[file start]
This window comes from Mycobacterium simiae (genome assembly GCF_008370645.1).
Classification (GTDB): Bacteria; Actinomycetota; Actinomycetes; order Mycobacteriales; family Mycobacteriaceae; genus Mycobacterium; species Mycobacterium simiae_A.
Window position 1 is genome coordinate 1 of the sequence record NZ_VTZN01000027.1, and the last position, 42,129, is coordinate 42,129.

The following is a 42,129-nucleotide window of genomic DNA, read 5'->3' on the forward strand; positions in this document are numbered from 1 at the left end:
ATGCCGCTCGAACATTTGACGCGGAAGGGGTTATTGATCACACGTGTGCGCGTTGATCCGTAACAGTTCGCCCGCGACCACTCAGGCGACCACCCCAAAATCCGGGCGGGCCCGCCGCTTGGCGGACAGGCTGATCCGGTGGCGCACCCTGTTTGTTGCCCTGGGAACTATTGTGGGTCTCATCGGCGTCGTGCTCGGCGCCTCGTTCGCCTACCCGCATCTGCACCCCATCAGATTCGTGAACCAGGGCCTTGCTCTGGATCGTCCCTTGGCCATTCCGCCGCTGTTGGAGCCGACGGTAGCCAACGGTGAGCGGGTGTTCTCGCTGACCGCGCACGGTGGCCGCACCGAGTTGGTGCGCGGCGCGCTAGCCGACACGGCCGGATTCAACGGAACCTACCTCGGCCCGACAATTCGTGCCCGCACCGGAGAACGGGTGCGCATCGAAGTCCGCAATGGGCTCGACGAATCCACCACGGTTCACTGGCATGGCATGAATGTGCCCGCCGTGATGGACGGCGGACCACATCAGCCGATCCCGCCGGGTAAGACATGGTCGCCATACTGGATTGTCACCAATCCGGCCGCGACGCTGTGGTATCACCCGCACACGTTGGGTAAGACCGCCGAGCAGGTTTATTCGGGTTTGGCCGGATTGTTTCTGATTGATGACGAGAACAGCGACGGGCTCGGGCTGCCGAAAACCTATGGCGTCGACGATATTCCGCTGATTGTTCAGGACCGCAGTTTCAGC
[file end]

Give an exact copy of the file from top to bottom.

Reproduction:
This window comes from Mycobacterium simiae (genome assembly GCF_008370645.1).
Classification (GTDB): Bacteria; Actinomycetota; Actinomycetes; order Mycobacteriales; family Mycobacteriaceae; genus Mycobacterium; species Mycobacterium simiae_A.
Window position 1 is genome coordinate 1 of the sequence record NZ_VTZN01000027.1, and the last position, 42,129, is coordinate 42,129.

The following is a 42,129-nucleotide window of genomic DNA, read 5'->3' on the forward strand; positions in this document are numbered from 1 at the left end:
ATGCCGCTCGAACATTTGACGCGGAAGGGGTTATTGATCACACGTGTGCGCGTTGATCCGTAACAGTTCGCCCGCGACCACTCAGGCGACCACCCCAAAATCCGGGCGGGCCCGCCGCTTGGCGGACAGGCTGATCCGGTGGCGCACCCTGTTTGTTGCCCTGGGAACTATTGTGGGTCTCATCGGCGTCGTGCTCGGCGCCTCGTTCGCCTACCCGCATCTGCACCCCATCAGATTCGTGAACCAGGGCCTTGCTCTGGATCGTCCCTTGGCCATTCCGCCGCTGTTGGAGCCGACGGTAGCCAACGGTGAGCGGGTGTTCTCGCTGACCGCGCACGGTGGCCGCACCGAGTTGGTGCGCGGCGCGCTAGCCGACACGGCCGGATTCAACGGAACCTACCTCGGCCCGACAATTCGTGCCCGCACCGGAGAACGGGTGCGCATCGAAGTCCGCAATGGGCTCGACGAATCCACCACGGTTCACTGGCATGGCATGAATGTGCCCGCCGTGATGGACGGCGGACCACATCAGCCGATCCCGCCGGGTAAGACATGGTCGCCATACTGGATTGTCACCAATCCGGCCGCGACGCTGTGGTATCACCCGCACACGTTGGGTAAGACCGCCGAGCAGGTTTATTCGGGTTTGGCCGGATTGTTTCTGATTGATGACGAGAACAGCGACGGGCTCGGGCTGCCGAAAACCTATGGCGTCGACGATATTCCGCTGATTGTTCAGGACCGCAGTTTCAGC